Barry Jenkins is a Black National treasure.
Today’s the big day for “The Underground Railroad,” Jenkins new ten-episode series about a young woman’s attempt to escape slavery with a bounty hunter in hot pursuit of her. The project is based on Colson Whitehead’s novel of the same name. Earlier this week Jenkins took to Twitter to share a special portrait project created on the set — photographs by James Laxton set to the show’s Nicholas Brittell score which he titled “The Gaze”.
The images and music are absolutely soul-stirring and when you read the motivation behind Jenkins idea it’s even more moving. So many of us have no idea who our ancestors are or what they looked like. These images are POWERFUL.
Here’s Jenkins essay on “The Gaze”:
In my years of doing interviews and roundtables and Q&A’s for the various films we’ve made, there is one question that recurs. No matter the length of the piece or the tone of the room, eventually, inevitably, I am asked about the white gaze. It wasn’t until a very particular interview regarding The Underground Railroad that the blindspot inherent in that questioning became clear to me: never, in all my years of working or questioning, had I been set upon about the Black gaze; or the gaze distilled.
I don’t remember when we began making the piece you see here. Which is not and should not be considered an episode of The Underground Railroad. It exists apart from that, outside it. Early in production, there was a moment where I looked across the set and what I saw settled me: our background actors, in working with folks like Ms. Wendy and Mr. and Mrs. King – styled and dressed and made up by Caroline, by Lawrence and Donni – I looked across the set and realized I was looking at my ancestors, a group of people whose images have been largely lost to the historical record. Without thinking, we paused production on The Underground Railroad and instead harnessed our tools to capture portraits of… them.
What flows here is non-narrative. There is no story told. Throughout production, we halted our filming many times for moments like these. Moments where… standing in the spaces our ancestors stood, we had the feeling of seeing them, truly seeing them and thus, we sought to capture and share that seeing with you. The artist Kerry James Marshall has a series of paintings of ancestors for whom there is no visual record but for whom he has supplied a visual representation of their person. For me, most inspirationally, “Scipio Moorehead, Portrait of Himself, 1776.”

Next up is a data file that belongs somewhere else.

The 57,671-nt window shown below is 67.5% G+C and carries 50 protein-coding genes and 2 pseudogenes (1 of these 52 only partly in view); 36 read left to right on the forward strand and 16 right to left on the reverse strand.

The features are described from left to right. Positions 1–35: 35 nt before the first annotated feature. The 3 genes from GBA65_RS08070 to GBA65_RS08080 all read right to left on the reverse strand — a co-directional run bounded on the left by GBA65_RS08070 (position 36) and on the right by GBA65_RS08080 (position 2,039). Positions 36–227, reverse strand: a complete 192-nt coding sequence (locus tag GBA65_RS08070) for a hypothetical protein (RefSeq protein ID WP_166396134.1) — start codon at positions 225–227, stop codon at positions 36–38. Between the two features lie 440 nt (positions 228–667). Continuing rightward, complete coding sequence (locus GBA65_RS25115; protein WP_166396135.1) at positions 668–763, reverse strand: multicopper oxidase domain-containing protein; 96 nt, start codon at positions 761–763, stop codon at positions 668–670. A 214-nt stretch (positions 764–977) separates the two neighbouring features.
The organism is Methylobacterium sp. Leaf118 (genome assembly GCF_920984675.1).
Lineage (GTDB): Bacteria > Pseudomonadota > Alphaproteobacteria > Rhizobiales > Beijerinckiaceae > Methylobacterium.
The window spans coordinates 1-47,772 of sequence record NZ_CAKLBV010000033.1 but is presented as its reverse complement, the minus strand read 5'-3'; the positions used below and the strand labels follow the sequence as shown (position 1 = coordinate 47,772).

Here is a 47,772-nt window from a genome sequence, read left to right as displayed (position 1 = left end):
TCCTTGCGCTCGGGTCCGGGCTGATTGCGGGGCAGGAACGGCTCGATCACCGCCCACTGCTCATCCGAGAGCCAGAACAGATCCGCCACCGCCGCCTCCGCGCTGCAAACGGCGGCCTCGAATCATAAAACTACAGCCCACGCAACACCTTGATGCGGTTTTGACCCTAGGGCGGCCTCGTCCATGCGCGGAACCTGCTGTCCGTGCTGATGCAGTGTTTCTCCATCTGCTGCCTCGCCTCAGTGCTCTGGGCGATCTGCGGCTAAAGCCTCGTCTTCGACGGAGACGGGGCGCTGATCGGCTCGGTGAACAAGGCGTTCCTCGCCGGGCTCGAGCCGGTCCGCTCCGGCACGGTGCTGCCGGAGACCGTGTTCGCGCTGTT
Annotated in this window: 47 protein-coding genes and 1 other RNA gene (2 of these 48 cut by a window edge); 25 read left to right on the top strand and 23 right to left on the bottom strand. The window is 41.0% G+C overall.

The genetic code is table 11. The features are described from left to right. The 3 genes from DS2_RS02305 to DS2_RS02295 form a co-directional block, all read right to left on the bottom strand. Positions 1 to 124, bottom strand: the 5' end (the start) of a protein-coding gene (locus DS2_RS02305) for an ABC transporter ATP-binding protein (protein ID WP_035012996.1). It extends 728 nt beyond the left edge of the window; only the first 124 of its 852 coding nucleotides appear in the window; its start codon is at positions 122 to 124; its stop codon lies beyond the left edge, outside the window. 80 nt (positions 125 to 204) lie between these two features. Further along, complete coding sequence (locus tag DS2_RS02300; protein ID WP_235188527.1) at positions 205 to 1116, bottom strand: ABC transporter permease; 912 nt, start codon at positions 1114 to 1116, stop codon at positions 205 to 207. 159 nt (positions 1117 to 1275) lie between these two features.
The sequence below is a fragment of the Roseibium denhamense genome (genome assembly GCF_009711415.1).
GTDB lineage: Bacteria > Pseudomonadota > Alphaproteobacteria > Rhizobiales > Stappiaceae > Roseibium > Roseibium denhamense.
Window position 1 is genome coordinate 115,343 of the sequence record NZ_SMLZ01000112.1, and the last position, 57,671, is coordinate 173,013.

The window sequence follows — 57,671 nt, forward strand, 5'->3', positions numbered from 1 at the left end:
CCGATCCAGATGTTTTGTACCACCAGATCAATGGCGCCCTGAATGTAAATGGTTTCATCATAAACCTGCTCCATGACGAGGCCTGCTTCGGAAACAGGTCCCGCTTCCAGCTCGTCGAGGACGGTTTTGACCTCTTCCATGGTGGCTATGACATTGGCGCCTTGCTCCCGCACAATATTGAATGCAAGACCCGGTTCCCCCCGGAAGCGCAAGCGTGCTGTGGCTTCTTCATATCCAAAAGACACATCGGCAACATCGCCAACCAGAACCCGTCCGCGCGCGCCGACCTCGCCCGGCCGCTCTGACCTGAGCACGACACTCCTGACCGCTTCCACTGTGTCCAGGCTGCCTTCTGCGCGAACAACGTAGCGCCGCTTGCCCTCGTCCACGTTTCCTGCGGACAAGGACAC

Of the painting, from the Met Breuer exhibit KERRY JAMES MARSHALL: MASTRY – “In this painting Marshall created an imagined self-portrait of a real African American artist, Scipio Moorhead, who was active in the 1770s. Few if any images of Moorhead exist in the historical record. Everything we know of his legacy is based on Phillis Wheatley’s first book of poetry, published in 1773 while she was a slave [sic] in Boston. The book’s title page illustration is an engraving of the writer, reportedly modeled on a painting by Moorhead. The engraving remains the only visual proof, however tenuous, of Moorhead’s existence.”
In the way that Mr. Marshall sought to honor Mr. Moorhead through this imagined physical representation of the artist, we have sought to give embodiment to the souls of our ancestors frozen in the tactful but inadequate descriptor “enslaved,” a phrase that speaks only to what was done to them, not to who they were nor what they did. My ancestors – midwives and blacksmiths, agrarians and healers; builders and spiritualists, yearn’ers and doers – seen here as embodied by this wonderful cast of principal and background actors, did so very much.
Housekeeping: From end to end what you are hearing here is Nick’s original score. And yet even at fifty minutes, this is barely twenty percent of the score for the show. The same with the images; maybe five of these shots are in the actual show? There are no spoilers here. Other images in this format appear there but not here. All told, we archived four hours of these portraits. They flow in story order, from Georgia to Indiana. NOTE: one of these things, you’ll notice, is not like the others. In the context of the show, its presence will make sense.
A FEW SHOUTOUTS – None of these shots are planned. Occasionally, when the spirit moved us, we stopped making the planned thing and focused on making THIS thing. So shoutout to my brother James for sure; we had a show to film and yet he never questioned, he brought his best to this. Always. Caroline Eseline. Our costume designer. The majority of the souls you see here are inhabited by background actors. Which meant at any moment, the camera could go from a close-up of number one on the call sheet to… a portrait of number 500. It did not matter. Every soul needed full embodiment. And every damn time I saw someone and was moved to portraiture, there was no doubt of their readiness. The same goes for Lawrence Davis and his wonderful group of hair stylists. And Doniella Davy and her makeup team. Liz Tan, Spoon, Jesse and the directing team. Alex Bickel. Daniel Morfesis, who cut this and all the teasers that came before. OUR BACKGROUND ACTORS. My most humble thanks.
This is an act of seeing. Of seeing them. And maybe, in a soft-headed way, of opening a portal where THEY may see US, the benefactors of their efforts, of the lives they LIVED.
Much love to you. And so much love to THEM.
Man… So much love to him and for him. That man is a GENIUS. Also, Nicholas Brittell is masterful at his craft. From ‘Moonlight,’ to ‘If Beale Street Could Talk’ to ‘The Underground Railroad,’ his work is part of what makes these projects truly come alive.
We already started watching ‘The Underground Railroad’ — have you?!
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